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Brian Jean, left, and Jason Kenney walk in to a press conference in Edmonton on May 18, 2017.JASON FRANSON/The Canadian Press

Premier Jason Kenney’s arch foe is now a member of the Alberta legislature and expects to sit at the United Conservative caucus table despite his public displeasure with the party’s leader.

“I won a [party] nomination fair and square, a competitive nomination, a pretty tough nomination,” Brian Jean said in the legislature’s rotunda Thursday after being sworn in as the member for Fort McMurray-Lac La Biche.

“I ran in the election under the UCP banner and I won an overwhelming majority. And I believe the people of Fort McMurray-Lac La Biche want me to sit as a UCP MLA and work on the mandate that I gave (them).”

That mandate is to fight to have Kenney deposed as party leader based on Jean’s stated belief that Kenney’s policy failures, along with tone-deaf, top-down management, are alienating grassroots supporters and inviting an Opposition NDP win in the 2023 provincial election.

Jean said he has been given an office and put on the caucus mailing list.

Asked what Jean’s status will be, caucus chairman Nathan Neudorf responded in a statement: “MLA Brian Jean is a member of the United Conservative caucus. He was sworn in today by our whip and will be at our next caucus meeting.

The pattern of who stays and who goes has been confusing and contradictory.

Almost a year ago, Todd Loewen was voted out of caucus after openly calling for Kenney to quit. He accused the premier of hollowing out the party by failing to listen to the grassroots. Another UCP member, Drew Barnes, criticized multiple Kenney policies and was also shown the door. Both now sit as Independents.

Others have openly challenged Kenney and his policies, including Leela Aheer and deputy speaker Angela Pitt.

Two weeks ago, Jason Stephan and Peter Guthrie publicly urged Kenney to resign to allow for a party leadership race. All have remained in caucus, although Kenney removed Aheer from cabinet last July.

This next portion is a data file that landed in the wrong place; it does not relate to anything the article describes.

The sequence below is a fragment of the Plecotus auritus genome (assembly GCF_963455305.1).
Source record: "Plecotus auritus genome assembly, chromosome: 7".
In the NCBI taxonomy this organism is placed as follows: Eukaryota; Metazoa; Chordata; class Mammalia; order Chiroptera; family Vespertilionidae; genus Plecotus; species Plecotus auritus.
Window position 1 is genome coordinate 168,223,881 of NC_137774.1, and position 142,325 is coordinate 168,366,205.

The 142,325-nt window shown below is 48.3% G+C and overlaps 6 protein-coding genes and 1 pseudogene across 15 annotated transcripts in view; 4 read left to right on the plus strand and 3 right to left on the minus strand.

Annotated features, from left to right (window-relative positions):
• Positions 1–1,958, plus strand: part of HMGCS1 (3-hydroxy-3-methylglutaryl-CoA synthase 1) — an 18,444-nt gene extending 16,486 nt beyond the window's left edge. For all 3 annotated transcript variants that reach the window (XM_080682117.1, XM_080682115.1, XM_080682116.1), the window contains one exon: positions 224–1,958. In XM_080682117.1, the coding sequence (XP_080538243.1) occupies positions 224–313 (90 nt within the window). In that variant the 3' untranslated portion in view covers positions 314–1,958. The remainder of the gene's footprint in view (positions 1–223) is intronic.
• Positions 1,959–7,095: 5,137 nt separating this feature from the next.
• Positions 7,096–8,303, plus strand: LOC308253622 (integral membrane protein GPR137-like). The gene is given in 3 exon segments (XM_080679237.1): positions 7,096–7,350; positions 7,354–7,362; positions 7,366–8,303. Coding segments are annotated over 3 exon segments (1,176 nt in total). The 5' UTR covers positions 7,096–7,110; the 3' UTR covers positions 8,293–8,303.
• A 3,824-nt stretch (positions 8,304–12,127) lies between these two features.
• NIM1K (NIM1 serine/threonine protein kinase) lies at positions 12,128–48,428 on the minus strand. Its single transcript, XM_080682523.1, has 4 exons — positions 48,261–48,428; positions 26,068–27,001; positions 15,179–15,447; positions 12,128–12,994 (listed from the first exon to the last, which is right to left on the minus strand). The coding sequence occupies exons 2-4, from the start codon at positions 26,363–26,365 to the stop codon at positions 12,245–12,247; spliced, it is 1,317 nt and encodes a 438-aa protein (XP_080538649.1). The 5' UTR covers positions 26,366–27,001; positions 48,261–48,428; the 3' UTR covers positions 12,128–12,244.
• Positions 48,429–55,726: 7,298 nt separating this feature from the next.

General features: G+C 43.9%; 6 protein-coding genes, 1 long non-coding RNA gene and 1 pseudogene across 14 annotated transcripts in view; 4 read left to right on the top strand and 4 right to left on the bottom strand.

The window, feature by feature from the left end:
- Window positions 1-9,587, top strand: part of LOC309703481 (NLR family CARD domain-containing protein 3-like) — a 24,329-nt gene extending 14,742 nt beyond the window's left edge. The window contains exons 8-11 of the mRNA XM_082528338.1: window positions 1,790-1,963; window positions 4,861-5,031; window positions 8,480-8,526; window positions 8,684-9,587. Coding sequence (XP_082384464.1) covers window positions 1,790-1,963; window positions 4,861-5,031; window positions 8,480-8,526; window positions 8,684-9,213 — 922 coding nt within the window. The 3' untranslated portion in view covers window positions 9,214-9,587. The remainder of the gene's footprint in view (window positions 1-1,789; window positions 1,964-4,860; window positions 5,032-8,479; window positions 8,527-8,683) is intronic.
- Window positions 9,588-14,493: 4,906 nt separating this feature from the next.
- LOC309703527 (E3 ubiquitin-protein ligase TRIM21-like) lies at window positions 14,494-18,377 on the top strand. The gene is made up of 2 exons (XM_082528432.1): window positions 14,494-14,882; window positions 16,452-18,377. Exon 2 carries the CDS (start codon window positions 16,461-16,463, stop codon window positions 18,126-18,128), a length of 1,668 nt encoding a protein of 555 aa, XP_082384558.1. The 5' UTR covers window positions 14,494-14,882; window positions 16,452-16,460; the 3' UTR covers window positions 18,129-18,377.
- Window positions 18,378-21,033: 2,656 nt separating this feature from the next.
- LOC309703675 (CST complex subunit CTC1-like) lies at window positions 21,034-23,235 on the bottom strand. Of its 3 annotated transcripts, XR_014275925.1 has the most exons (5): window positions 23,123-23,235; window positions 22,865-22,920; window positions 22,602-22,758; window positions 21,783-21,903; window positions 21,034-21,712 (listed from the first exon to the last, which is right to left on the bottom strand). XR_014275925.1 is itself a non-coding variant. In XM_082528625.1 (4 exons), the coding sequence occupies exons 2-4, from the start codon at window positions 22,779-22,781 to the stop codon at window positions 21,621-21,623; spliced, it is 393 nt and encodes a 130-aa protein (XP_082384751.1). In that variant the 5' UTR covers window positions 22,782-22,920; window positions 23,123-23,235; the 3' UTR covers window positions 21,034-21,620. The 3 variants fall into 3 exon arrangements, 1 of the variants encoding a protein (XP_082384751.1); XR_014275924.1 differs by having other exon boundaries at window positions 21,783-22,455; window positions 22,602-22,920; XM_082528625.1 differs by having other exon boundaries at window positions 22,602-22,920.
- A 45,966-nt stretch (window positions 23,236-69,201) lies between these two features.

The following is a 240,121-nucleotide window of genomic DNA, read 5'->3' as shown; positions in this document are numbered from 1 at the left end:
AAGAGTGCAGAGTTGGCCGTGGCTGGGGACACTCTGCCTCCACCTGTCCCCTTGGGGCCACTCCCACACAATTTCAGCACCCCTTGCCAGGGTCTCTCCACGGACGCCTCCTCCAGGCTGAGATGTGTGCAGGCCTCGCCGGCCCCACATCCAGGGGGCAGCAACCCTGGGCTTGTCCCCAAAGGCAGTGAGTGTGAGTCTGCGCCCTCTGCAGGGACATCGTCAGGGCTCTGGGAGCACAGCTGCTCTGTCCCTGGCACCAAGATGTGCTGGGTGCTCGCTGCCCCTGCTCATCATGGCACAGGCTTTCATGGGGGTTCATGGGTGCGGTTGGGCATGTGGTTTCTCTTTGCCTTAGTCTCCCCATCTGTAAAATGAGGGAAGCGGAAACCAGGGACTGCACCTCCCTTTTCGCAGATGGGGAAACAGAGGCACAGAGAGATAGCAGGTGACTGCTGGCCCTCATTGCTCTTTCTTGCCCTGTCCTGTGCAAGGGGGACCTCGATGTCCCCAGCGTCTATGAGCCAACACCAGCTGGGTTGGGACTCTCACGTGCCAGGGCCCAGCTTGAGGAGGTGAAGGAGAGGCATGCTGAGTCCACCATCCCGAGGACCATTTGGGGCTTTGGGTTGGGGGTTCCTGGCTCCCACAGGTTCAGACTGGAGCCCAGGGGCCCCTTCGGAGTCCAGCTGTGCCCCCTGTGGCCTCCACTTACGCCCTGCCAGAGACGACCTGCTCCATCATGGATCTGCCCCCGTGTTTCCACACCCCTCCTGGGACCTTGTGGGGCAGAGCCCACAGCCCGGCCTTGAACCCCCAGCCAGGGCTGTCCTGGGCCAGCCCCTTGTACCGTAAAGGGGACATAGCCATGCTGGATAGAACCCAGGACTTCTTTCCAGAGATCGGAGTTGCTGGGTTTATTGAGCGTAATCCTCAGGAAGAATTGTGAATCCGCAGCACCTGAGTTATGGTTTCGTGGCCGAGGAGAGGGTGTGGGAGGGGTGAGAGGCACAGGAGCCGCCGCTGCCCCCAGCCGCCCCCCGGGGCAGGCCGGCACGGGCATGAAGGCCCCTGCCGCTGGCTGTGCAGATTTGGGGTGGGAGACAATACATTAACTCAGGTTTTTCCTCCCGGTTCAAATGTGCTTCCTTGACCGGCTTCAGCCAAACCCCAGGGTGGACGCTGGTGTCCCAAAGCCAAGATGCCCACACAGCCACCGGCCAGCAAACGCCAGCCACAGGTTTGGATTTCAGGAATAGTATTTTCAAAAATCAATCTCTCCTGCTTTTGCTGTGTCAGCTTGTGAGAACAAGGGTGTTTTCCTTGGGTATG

Kenney and Jean have their own tangled and bruising history.

The two co-founded the UCP in 2017 by merging Jean’s Wildrose Party with Kenney’s Progressive Conservatives. Jean lost to Kenney in an inaugural leadership race bedevilled by accusations of collusion and underhanded activities. The race remains the focus of an RCMP investigation into possible voter fraud.

Kenney tweeted a congratulatory note to Jean after his by-election win three weeks ago but has otherwise remained silent.

The premier was absent from the house soon after when Jean was introduced as a guest of the legislature and received applause from all sides.

“I haven’t spoken to the premier directly in four years,” Jean said Thursday.

He said he will continue to try to round up party members to vote against Kenney in a leadership review. It begins Saturday with a virtual speech by Kenney to members followed by a distribution of mail-in ballots.

They are to be mailed back and results announced May 18. Kenney needs majority support or a leadership race must be called.

The vote itself has been fraught with controversy.

It was supposed to be in person in Red Deer on Saturday. Two weeks ago, the UCP board changed it to a provincewide mail-in vote. The board said widespread interest – with 15,000 party members expected to cast a ballot – made the one-day in-person option impossible.

Kenney opponents say they suspect the change came at the behest of his camp because Kenney didn’t have numbers on his side and needed to broaden the vote to more than those willing or able to travel to Red Deer.

The premier has been facing lagging popularity numbers and confrontations with party factions, constituency presidents and caucus members over his leadership and COVID-19 policies.

Kenney, in turn, has said the leadership review is a party proxy hijacking and his opponents are “lunatics” who espouse hate and racial and religious bigotry.

Jean, who said Kenney couldn’t win a fair vote, has concerns the voter registration rolls aren’t on the up and up.

“I’ve received a lot of lists for memberships over the years. I’ve never had them sorted by first name [along] with paper copies and the rest mixed up,” he said.

“This is not a list that can be used.”

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